In the early 1980s, pro wrestling was a regional industry. Wrestlers mostly operated locally for specific promotions. Then came Vince McMahon’s vision of a single great, coast to coast promotion. It would be a herculean undertaking, requiring not only great “superstars,” but also incredible promotion and the virtual creation of new ways to distribute content.
The WWE did that, sparking a meteoric rise for the brand that now practically owns the wrestling world, especially in the United States. Now, the company is on the verge of signing new TV deals that will mean a lot more money for everyone invested, as well as a wider market to connect with.
The properties in question are the WWE’s top weekly programs, Raw and Smackdown. Both programs currently air on USA Network, and both contracts are set to expire at the end of the year. USA wants to keep Raw, but it won’t option Smackdown. Now, it appears Fox is interested in the WWE’s “Blue” program.
The reason for this is that both programs are just too popular for one network to afford. With the price for airing both shows rising dramatically, USA’s loss will be another network’s gain… and a huge boost for the WWE.
So, why is the WWE so successful when other promotions have struggled to gain an audience? There are a lot of reasons, but many of them fall under the umbrella of successful public relations. The company understands its fan base, how to connect, as well as how to create brands and storylines the fans will pay money to see.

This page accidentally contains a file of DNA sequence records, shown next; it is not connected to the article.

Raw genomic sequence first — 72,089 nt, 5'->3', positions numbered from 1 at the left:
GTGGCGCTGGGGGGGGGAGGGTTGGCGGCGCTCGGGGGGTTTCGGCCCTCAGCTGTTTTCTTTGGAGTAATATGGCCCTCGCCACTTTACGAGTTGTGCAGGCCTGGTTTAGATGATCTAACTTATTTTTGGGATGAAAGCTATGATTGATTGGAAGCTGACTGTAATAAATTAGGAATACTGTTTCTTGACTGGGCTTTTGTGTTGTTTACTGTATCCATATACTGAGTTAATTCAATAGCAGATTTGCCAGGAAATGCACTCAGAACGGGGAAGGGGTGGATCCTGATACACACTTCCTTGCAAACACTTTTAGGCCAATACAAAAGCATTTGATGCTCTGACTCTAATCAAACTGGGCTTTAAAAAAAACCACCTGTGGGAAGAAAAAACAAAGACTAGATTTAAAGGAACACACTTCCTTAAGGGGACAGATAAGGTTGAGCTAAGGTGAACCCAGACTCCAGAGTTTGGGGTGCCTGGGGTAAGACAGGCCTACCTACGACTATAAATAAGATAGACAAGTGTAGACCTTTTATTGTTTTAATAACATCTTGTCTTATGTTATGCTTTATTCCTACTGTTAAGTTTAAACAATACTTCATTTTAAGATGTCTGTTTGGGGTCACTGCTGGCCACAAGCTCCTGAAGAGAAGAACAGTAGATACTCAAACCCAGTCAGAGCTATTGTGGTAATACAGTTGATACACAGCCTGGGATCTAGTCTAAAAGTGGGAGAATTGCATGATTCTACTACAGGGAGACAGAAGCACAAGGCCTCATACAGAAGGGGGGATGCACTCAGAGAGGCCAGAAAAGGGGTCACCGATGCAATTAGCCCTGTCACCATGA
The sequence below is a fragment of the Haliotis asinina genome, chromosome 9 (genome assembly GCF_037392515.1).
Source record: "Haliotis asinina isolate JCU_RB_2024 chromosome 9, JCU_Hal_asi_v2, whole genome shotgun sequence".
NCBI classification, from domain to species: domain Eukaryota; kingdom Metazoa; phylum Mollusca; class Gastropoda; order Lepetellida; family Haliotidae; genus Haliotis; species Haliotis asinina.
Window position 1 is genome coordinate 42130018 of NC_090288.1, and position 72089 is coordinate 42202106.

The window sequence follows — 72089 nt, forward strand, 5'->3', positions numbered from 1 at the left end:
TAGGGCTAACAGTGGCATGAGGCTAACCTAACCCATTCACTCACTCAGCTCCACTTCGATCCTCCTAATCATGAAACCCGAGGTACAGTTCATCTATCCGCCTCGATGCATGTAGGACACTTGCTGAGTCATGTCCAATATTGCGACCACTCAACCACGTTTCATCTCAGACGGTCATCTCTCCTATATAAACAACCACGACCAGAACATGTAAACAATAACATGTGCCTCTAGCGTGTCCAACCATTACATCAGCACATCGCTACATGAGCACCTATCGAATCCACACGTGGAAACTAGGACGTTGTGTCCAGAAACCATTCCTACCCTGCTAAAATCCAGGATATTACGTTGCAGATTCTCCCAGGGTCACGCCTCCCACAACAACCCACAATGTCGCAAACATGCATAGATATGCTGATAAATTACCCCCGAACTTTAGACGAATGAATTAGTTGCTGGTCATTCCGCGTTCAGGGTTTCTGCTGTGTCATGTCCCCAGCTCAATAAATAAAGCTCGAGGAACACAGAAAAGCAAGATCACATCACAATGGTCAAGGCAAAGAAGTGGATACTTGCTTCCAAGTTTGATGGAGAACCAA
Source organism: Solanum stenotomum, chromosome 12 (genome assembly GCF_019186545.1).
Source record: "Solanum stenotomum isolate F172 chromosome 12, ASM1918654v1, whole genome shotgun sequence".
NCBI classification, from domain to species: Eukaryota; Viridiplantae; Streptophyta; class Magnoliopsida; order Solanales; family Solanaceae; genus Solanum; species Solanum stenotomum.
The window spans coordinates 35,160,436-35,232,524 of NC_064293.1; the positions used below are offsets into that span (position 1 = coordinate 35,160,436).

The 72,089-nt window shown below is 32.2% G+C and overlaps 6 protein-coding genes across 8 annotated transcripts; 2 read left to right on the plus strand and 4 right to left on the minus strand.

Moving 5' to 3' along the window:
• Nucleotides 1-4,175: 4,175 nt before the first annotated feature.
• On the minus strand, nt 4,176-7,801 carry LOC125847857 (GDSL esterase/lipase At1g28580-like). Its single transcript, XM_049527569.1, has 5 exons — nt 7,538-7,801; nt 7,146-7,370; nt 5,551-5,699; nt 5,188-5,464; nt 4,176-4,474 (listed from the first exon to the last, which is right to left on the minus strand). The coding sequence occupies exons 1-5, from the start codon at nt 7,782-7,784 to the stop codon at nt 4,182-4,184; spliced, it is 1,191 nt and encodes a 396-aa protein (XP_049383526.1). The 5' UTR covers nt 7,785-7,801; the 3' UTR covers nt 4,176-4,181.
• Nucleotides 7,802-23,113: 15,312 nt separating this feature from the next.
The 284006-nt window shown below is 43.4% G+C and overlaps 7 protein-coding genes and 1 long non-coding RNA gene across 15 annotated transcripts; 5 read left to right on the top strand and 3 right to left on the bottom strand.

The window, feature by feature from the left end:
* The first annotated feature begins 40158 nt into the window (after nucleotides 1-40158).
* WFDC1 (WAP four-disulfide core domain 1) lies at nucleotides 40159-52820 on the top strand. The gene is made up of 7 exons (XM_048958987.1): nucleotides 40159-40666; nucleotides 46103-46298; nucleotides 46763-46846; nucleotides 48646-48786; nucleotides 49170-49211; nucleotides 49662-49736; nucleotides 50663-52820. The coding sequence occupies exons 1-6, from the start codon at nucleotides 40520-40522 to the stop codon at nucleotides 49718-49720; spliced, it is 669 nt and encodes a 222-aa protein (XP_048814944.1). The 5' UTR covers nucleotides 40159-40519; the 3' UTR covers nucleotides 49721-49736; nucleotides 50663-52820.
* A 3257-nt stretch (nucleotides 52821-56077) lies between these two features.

From almost the very beginning, McMahon has a “type” he looked for in a hero and a villain. For the hero, he wanted bigger than life representatives of truth and justice, Superman in tights. For the villains, the WWE often played on tropes and stereotypes that got the fans riled up. Occasionally, a popular wrestler would “switch sides” to jolt the public interest.
That led to a third type of wrestler, an anti-hero that a growing number of fans loved, because you never quite knew where they stood or what they would do next. These characters are integral to something else the WWE does very well: merchandising. From faces and colors, to catch phrases to attitudes and logos, pro wrestling fans literally wear their favorite superstar’s “gimmick,” and they pay good money to do so.
This connection is the result of an ongoing conversation the company has with fans, both at live shows and through the internet and social media. The company gives the fans a place at the table, and fans have responded with deep loyalty to the brand.
Ronn Torossian is the CEO of 5W Public Relations